“We fully expect Erin to live on her own and to work and take classes,” he says. And so far, “she’s been awesome.”
As his family and his responsibilities grew, Stapleton started to think about hospital administration. He went back to school, earning a master’s degree from UR’s School of Nursing in 2007.
Stapleton had advanced steadily at Strong. He moved through several jobs at the children’s hospital, becoming a nurse leader in the pediatric unit in 1999. Roughly two years later, he was named nurse manager in the hospital’s adult emergency department, arguably the region’s busiest. The position put Stapleton in charge of 125 employees and a $6.8 million budget. In 2005, he moved into the nurse manager’s job at Strong’s Kessler Family Burn Unit.
In his positions at Strong, Stapleton got high marks from his superiors.
The emergency department positions Stapleton held at Strong were high-stress, says the hospital’s chief operating officer, Kathleen Parrinello.
“You need to interface with doctors, nurses and emergency medical people. (Stapleton) did a great job; he’s a good facilitator and good team player,” she says.
Steven Goldstein, CEO of Strong and Highland Hospitals, concurs. In contacts he now has with Stapleton as a peer, Goldstein says, he has found Stapleton to have an impressive grasp of state and local health care issues.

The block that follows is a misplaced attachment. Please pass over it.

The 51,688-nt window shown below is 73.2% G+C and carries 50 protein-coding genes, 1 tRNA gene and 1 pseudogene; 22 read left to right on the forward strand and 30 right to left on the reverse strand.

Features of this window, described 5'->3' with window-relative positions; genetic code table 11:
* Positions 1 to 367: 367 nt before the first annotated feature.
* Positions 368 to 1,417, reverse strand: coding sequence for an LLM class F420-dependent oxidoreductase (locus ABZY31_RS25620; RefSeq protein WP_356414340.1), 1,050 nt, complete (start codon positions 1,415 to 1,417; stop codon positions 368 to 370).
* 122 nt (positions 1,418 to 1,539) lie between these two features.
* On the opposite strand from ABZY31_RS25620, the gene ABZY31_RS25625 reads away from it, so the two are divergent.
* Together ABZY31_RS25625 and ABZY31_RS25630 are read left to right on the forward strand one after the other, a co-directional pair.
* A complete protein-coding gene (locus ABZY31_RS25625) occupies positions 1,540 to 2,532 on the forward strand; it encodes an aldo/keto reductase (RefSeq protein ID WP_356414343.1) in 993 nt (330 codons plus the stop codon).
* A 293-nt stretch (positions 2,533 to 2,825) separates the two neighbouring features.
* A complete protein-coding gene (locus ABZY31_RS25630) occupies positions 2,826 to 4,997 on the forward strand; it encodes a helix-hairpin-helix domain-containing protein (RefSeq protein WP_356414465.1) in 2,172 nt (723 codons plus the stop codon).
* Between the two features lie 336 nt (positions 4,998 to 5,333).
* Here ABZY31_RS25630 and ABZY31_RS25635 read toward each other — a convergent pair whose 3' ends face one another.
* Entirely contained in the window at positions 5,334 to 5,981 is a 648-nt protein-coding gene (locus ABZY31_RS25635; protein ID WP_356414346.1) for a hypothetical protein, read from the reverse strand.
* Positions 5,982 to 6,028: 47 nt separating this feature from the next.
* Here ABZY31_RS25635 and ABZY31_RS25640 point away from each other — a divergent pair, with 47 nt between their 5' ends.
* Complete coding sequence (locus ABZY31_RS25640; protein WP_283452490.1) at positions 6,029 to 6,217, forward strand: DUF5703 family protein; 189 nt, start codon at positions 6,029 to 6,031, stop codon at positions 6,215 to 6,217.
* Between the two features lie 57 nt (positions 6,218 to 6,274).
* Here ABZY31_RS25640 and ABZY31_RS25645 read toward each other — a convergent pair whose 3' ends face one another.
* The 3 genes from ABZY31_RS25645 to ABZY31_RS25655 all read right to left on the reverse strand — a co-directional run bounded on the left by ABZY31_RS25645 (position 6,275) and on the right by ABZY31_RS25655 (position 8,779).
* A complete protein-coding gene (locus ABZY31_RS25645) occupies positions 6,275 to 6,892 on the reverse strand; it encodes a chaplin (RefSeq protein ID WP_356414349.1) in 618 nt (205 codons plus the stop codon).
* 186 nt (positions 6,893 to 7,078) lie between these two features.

“He keeps very well-informed with what’s going on in the state and the federal level,” Goldstein says. “I’ve been very impressed.”
Stapleton recalls that when he was working at Strong in 2006, he got a call from a recruiter.
“It came out of the blue,” he says. “I wasn’t thinking of going anywhere. When he said that it was for a chief nursing officer job, I wondered who could be leaving.”
Lakeside did not immediately spring to mind, Stapleton says. But the Brockport hospital and he turned out to be a happy match.
“One of the things that has impressed me most about Lakeside is the staff,” he says. “They are great people, and most of them have been here a while. The Brockport community is great too; people really care about their community.”
Title: CEO, Lakeside Health System Inc.
Education: B.A. in psychology, SUNY College at Oswego, 1991; B.S. in nursing, St. John Fisher College, 1998; M.S. in leadership of health care systems, University of Rochester School of Nursing, 2007
Family: Wife Julie; sons Timothy, 11, Daniel, 7, and Joseph, 6; daughters Moira, 9, and Erin, 4
Favorite leisure activity: spending time at home in the yard with his children
Quote: “(Lakeside is) not on the west side of anything. We’re in the center of our community.”
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07/17/09 (C) Rochester Business Journal